A medical marijuana card is not a get-out-of-jail-free card for motorists found with active components of the drug in their system, no matter how little, the state Court of Appeals ruled Tuesday.
The judges rejected arguments by the attorney for Travis Darrah that the positive drug test, by itself, cannot be used to convict him of driving under the influence of drugs. The judges said prosecutors need not prove actual impairment.
Tuesday’s ruling is unlikely to be the last word. Attorney John Tatz said he may seek Supreme Court review, saying the decision is in direct contradiction to the 2010 voter-approved Arizona Medical Marijuana Act.
That’s also the assessment of Chris Lindsey, a legislative analyst with the Marijuana Policy Project which crafted the law.
Darrah, who has a state-issued card allowing him to obtain and use marijuana, was arrested by Mesa police in 2011. He was charged with two separate counts of driving under the influence of drugs.
One makes it illegal to drive while impaired.
The other says a person cannot operate a motor vehicle while there is any illegal drug or its metabolite in his or her body. That was based on a blood test which showed evidence of an active component of marijuana. Tatz asked for the second count to be dismissed.
He acknowledged that the 2010 law does not make it legal for a medical marijuana cardholder to operate a motor vehicle while under the influence of the drug.
But Tatz pointed out the law also says medical marijuana users cannot be considered under the influence solely because of the presence of metabolites or components of the marijuana “that appear in insufficient concentration to cause impairment.” And he said there was no evidence presented that Darrah was not impaired.
The judge refused to drop the charge and refused to let jurors hear that Darrah is a medical marijuana user. Jurors then found Darrah innocent of the impairment charge but, based solely on the blood test, guilty of the second charge.
Appellate Judge Michael Brown, writing for the court, said he does not read the law – and the exemption – as broadly as Tatz.
“If Arizona voters had intended to completely bar the state form prosecuting authorized marijuana users under (this section of the law), they could have easily done so by using specific language to that effect,” Brown wrote.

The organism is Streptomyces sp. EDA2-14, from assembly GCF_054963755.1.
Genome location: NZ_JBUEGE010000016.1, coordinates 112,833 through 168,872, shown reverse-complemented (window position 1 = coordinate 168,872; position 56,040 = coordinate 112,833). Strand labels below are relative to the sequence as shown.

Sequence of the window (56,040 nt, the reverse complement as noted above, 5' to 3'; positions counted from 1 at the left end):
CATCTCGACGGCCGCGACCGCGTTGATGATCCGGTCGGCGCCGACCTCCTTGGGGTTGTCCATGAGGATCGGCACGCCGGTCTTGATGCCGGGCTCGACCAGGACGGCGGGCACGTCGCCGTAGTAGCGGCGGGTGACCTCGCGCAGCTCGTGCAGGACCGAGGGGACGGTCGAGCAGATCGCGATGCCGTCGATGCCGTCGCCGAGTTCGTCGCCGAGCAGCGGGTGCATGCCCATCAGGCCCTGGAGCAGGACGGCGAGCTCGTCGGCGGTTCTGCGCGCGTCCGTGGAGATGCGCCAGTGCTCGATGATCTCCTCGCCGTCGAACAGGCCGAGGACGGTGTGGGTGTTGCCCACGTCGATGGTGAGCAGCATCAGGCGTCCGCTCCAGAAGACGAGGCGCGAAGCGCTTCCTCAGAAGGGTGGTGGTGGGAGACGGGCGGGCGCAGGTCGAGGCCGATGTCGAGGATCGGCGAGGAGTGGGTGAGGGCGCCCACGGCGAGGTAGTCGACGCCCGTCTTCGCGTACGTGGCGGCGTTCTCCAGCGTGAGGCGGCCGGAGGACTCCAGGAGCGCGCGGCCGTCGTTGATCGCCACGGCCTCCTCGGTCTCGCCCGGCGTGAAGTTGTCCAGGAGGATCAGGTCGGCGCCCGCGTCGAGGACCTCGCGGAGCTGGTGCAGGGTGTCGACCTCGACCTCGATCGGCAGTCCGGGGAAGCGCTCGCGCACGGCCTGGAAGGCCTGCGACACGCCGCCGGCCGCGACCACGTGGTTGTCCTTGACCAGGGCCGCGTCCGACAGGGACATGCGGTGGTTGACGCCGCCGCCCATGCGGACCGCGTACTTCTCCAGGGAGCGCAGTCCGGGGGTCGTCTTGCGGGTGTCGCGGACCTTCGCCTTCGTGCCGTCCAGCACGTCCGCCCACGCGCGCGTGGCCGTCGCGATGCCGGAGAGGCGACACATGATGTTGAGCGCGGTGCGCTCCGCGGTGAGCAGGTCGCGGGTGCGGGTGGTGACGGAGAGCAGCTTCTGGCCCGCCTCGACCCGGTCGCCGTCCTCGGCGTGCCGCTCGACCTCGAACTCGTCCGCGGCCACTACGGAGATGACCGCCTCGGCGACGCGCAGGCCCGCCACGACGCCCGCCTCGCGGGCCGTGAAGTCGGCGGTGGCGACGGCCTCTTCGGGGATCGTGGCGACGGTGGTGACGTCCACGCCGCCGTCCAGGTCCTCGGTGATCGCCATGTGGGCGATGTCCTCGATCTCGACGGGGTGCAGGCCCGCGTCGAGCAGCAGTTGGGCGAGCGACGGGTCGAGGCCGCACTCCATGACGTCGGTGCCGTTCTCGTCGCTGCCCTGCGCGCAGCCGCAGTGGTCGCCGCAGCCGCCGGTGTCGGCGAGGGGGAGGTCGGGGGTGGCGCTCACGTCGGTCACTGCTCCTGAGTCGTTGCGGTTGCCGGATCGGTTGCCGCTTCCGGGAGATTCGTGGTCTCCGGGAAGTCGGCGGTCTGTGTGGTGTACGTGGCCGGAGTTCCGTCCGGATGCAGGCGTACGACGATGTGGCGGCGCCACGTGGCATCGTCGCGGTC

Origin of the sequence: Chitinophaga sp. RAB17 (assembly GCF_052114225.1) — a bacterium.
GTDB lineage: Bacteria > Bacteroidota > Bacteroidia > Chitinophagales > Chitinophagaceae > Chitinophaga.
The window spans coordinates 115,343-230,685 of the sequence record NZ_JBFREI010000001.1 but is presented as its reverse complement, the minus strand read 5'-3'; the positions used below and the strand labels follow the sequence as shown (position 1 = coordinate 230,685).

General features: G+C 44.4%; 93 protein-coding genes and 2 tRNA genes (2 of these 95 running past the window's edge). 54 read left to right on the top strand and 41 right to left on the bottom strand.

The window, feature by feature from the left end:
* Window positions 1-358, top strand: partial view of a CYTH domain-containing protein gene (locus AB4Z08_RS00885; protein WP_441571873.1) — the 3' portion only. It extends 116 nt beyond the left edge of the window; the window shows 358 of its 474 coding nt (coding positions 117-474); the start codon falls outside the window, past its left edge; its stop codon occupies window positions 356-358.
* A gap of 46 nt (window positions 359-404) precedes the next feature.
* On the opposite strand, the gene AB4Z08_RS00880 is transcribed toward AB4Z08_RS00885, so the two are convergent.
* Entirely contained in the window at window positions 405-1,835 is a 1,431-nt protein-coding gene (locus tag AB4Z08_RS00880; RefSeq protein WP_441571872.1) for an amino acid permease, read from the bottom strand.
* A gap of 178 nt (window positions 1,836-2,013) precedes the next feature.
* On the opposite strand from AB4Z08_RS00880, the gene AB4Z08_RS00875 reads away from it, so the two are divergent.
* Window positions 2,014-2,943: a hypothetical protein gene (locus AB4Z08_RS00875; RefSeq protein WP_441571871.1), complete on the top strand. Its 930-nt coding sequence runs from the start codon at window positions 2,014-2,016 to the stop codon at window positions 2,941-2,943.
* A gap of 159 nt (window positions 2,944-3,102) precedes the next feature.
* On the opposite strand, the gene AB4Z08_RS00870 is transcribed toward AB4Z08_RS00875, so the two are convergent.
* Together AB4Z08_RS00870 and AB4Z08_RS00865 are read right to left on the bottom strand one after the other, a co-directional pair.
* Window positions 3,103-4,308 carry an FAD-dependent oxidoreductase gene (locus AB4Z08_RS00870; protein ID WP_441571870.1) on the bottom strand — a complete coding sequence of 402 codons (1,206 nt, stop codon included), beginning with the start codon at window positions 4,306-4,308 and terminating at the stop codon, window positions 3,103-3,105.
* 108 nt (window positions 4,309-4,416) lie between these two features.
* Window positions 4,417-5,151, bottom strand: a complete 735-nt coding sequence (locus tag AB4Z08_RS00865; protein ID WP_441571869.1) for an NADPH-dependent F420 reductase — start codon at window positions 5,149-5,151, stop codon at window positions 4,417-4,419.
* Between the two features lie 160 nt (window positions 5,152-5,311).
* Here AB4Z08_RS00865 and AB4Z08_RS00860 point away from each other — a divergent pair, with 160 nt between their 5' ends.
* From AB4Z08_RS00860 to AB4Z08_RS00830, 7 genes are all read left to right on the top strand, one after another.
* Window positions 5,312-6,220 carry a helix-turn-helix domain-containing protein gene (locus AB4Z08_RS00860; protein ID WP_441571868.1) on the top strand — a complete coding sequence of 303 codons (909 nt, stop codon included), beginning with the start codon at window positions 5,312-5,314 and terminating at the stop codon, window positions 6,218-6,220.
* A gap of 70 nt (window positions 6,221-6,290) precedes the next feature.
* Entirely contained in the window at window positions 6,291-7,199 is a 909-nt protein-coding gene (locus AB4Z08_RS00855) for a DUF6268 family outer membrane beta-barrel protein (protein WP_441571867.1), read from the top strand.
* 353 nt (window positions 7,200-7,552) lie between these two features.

Lindsey said all that ignores the intent of the law: to allow patients to use the drug and not be kept from driving simply because there was something left in their bodies that shows up in a blood test.
The key, he said, is impairment – or the lack thereof.
“You could have a small amount of active metabolite in the system and not be impaired,” he said, much as someone using a prescription painkiller would not be breaking the law if the concentration was too low to cause impairment. And Lindsey said the 2010 law was crafted to include the impairment requirement because of how long marijuana remains in the system.
Tatz said there is precedent for that argument.
He said the parallel charge for alcohol to the one his client was convicted is operating a motor vehicle with a blood-alcohol content of 0.08.
If the blood test returns a number below that, that charge is dismissed. But the motorist still can be charged with driving while impaired if there is other evidence.
In this case, Tatz said, there is no presumptive number in Arizona law for how much marijuana someone can have in the blood. So that, he said, leaves prosecutors only the option of charging Darrah with driving while impaired – a charge for which his client was found innocent by a jury.
Brown also said this case is different than one where the Arizona Supreme Court earlier this year voided driving while intoxicated charges against another medical marijuana user.
In that case, though, the justices pointed out that what was found in that driver’s blood was an inactive metabolite of the drug which can remain long after the effects had worn off.